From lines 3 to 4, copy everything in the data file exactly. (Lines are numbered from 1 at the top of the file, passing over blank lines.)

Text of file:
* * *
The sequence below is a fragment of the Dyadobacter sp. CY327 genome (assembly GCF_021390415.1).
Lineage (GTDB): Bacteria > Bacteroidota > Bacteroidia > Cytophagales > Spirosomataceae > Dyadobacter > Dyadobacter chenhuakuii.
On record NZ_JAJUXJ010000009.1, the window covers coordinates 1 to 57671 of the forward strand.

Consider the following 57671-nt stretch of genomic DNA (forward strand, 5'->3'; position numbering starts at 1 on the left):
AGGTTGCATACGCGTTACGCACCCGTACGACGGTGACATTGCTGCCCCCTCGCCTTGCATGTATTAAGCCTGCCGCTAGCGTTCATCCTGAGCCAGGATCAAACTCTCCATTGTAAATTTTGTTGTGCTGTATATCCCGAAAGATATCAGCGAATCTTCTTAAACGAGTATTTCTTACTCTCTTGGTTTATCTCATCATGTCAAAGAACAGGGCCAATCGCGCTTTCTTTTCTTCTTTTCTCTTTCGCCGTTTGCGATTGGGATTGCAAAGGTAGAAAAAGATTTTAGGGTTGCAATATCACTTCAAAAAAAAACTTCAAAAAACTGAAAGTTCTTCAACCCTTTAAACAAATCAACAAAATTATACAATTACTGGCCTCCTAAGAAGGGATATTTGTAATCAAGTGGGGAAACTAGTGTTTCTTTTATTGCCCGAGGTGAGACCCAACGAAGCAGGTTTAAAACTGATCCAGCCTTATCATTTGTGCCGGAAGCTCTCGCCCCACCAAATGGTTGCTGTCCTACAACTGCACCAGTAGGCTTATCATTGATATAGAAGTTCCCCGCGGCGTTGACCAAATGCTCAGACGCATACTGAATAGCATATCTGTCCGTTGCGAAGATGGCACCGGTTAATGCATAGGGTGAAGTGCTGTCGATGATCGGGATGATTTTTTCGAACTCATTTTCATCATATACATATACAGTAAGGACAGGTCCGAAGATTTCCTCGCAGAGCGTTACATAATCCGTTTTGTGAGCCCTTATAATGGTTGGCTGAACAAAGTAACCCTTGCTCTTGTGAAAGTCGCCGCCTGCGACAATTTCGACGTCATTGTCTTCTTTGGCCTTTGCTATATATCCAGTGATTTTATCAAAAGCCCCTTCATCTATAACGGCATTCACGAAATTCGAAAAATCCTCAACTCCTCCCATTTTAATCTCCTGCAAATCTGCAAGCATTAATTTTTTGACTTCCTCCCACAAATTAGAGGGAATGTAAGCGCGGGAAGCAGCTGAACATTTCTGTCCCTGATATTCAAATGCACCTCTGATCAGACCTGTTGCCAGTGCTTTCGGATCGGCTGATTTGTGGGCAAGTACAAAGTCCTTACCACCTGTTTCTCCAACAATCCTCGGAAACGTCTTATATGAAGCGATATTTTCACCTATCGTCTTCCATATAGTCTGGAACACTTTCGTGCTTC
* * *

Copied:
On record NZ_JAJUXJ010000009.1, the window covers coordinates 1 to 57671 of the forward strand.

Consider the following 57671-nt stretch of genomic DNA (forward strand, 5'->3'; position numbering starts at 1 on the left):